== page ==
As usual, I couldn’t decide, so now I’m reading three books at once. Blackout, Brideshead Revisited, and The Riddle-Master of Hed. This is a ridiculous way to read a book, of course. I often have two or three going at once, more if you count read-alouds to the children, but most of the time only one of my two or three is a novel. The others will be nonfiction, which I like in bursts. Both Blackout and Riddle-Master are terribly gripping, the sort of book that makes me wish for a nice miserable virus that would land me in bed for a day or two with nothing to do but, say, cough and read. Alas, here I am in tiptop form. (And tempting fate, probably.)
Which book I pick up has mostly to do with what time of day it is. Riddle-Master is a library book, the whole trilogy in one fat tome with perilously small print, not at all convenient for reading in bed. So it’s my daytime read, and Blackout, which I have on Kindle and phone, is my nighttime choice. As for Brideshead, I haven’t got far yet; he’s just beginning to remember, is just setting out in the car with his devil-may-care friend, and it has exactly the English country manor vibe I was craving. Oh, for a good flu…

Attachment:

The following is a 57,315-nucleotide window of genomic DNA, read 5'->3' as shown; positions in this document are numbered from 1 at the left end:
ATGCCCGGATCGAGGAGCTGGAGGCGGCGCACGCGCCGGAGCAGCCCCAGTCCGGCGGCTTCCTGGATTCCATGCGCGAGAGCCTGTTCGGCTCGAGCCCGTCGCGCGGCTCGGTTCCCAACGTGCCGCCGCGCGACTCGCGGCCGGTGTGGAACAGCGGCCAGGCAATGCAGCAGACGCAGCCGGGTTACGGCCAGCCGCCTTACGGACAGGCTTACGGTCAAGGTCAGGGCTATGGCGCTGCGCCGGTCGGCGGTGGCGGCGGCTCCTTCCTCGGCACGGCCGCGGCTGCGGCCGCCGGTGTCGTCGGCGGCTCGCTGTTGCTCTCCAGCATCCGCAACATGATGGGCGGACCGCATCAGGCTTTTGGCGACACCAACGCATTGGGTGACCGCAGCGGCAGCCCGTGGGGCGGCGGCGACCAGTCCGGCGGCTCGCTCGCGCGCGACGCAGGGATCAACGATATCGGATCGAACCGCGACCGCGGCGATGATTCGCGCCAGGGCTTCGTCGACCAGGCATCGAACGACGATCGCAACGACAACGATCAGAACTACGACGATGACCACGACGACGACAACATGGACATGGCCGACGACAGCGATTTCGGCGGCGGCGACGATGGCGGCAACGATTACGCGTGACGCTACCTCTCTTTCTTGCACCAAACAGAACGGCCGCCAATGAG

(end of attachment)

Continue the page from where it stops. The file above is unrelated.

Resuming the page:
(Dear Fate: JUST KIDDING!)
I read The Riddle-Master of Hed in junior high, and strangely, all I remembered about it was one tiny sliver: the riddle about the High One’s harpist, Deth, visiting the inhospitable man who has been told he will die if his next visitor does not tell him his name. The terrified man opens the door to the harpist and begs him, repeatedly, desperately, to say what his name is, but all the visitor will say is (so he hears), “Death.” This frightens the man so much that his heart stops. I’ve thought of that bit often over the years, but I couldn’t have told you a single other thing about the story—and right now it’s as if I’m reading it for the first time. In fact, I began to wonder if the Deth-riddle wasn’t perhaps from one of the other books in the trilogy; had I missed the first? But then I came to that bit, a quiet paragraph in a tense moment, so I guess I did read the book and have well and truly forgotten the plot: a thing that almost never happens.
It’s funny; I’m always saying I wish I could read such-and-such a book for the first time all over again, and now I’m really getting to.
More Kindle Deals (not that I intend to make a habit of this)
early 20th century historical fiction reading list
I’ve been making Primer jokes about the iPad ever since it appeared, but this beats all.